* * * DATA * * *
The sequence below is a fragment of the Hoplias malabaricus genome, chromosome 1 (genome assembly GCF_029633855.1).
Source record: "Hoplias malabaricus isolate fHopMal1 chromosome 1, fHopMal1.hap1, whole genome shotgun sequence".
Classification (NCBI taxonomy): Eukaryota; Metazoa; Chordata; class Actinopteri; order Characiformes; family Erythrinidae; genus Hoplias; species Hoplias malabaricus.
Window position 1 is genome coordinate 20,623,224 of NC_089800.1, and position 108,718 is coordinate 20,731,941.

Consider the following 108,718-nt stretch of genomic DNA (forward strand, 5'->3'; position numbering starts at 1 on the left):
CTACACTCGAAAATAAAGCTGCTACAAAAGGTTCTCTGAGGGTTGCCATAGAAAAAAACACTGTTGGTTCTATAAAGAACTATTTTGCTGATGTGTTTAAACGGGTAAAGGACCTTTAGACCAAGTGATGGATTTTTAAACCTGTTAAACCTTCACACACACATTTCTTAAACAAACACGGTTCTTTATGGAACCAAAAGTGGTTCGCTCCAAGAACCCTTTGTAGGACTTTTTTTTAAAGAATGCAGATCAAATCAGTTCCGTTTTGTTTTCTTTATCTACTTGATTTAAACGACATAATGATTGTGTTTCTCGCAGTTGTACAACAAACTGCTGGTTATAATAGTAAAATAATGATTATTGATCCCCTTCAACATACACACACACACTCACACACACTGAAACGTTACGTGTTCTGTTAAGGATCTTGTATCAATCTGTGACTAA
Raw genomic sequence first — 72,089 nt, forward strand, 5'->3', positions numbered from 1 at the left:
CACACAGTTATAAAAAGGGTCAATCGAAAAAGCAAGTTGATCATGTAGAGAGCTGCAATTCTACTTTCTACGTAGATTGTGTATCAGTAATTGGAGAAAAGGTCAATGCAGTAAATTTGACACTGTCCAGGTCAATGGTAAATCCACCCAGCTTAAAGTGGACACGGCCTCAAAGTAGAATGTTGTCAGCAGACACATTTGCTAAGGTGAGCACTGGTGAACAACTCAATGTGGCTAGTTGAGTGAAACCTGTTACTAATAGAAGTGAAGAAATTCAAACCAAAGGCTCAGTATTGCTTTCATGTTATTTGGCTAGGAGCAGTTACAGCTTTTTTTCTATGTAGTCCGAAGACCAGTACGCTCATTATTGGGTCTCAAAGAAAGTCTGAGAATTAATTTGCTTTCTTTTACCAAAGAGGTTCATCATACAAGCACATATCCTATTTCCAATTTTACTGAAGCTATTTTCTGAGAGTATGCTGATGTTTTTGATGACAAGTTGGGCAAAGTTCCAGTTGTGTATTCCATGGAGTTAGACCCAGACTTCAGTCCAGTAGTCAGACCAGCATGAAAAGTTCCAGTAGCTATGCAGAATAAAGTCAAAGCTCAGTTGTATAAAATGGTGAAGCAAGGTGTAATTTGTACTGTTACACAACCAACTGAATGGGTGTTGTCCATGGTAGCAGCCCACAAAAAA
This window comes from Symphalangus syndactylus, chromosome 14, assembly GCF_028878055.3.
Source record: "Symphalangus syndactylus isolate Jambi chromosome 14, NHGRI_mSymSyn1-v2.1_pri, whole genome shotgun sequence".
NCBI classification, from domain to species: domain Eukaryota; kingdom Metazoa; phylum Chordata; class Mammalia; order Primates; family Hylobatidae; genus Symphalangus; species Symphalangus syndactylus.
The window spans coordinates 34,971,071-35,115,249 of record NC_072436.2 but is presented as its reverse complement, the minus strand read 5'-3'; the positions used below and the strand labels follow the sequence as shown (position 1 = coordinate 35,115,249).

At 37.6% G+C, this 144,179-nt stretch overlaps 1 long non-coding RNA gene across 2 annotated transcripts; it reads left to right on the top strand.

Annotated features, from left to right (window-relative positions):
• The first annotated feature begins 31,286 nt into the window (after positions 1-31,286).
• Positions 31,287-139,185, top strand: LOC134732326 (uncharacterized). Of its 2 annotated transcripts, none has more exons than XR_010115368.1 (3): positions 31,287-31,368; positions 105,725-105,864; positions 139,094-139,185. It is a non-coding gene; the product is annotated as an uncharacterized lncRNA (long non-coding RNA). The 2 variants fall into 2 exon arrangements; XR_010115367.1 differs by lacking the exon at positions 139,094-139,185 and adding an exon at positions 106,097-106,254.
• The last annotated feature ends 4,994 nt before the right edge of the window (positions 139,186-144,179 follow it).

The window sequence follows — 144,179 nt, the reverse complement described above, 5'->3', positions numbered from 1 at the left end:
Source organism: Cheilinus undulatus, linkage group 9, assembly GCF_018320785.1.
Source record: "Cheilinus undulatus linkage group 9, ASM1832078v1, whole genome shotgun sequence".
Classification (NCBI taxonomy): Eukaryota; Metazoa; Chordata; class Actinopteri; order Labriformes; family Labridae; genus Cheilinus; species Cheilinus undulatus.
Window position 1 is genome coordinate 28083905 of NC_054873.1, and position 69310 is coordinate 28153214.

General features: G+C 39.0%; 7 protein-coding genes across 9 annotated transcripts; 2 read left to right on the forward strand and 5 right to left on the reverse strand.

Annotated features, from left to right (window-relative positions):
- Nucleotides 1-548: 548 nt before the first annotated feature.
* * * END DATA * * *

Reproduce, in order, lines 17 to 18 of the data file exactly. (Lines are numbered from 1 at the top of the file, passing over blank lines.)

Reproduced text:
• The last annotated feature ends 4,994 nt before the right edge of the window (positions 139,186-144,179 follow it).

The window sequence follows — 144,179 nt, the reverse complement described above, 5'->3', positions numbered from 1 at the left end: